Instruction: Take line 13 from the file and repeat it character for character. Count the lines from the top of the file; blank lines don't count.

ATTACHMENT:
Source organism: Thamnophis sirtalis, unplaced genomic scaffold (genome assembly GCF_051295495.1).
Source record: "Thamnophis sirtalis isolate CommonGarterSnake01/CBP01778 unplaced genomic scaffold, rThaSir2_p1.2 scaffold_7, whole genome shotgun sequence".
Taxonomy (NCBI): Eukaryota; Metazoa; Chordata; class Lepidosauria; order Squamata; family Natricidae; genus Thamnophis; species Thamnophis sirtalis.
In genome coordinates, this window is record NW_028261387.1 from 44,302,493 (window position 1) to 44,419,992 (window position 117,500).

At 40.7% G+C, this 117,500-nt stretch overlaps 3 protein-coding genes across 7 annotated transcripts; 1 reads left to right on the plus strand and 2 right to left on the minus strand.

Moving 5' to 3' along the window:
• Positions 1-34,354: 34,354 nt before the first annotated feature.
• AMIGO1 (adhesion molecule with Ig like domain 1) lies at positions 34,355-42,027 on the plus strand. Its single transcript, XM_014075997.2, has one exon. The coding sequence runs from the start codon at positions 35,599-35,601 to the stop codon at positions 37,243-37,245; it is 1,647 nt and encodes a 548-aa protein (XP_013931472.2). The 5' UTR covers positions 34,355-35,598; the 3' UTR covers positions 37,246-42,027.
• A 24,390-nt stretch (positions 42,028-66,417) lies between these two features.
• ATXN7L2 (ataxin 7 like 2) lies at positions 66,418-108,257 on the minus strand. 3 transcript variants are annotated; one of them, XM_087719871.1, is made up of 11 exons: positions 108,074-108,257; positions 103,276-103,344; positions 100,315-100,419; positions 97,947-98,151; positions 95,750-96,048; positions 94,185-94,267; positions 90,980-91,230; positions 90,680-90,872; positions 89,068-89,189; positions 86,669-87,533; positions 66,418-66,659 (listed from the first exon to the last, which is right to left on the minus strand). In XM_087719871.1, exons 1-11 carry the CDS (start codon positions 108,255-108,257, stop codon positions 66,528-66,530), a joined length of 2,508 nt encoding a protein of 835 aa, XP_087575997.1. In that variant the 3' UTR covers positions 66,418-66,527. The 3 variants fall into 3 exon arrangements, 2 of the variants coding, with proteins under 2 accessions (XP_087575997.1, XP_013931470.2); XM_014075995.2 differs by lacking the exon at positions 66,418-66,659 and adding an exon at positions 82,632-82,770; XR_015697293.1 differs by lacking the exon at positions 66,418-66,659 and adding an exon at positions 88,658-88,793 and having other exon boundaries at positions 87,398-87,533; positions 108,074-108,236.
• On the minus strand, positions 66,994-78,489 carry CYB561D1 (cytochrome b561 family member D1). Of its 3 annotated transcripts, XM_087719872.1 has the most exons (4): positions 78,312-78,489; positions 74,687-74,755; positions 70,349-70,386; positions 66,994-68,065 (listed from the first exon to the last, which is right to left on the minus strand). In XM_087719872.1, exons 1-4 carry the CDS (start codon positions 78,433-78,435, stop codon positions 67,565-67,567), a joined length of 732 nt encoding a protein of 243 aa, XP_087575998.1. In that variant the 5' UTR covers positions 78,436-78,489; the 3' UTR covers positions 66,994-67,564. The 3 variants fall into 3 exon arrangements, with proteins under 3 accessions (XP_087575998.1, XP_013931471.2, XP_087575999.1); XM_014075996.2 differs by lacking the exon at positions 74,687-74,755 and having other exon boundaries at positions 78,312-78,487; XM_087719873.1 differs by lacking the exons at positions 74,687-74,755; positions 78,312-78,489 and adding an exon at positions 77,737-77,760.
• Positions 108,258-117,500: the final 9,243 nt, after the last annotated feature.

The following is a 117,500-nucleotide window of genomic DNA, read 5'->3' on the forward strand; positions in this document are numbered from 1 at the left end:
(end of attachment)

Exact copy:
The following is a 117,500-nucleotide window of genomic DNA, read 5'->3' on the forward strand; positions in this document are numbered from 1 at the left end: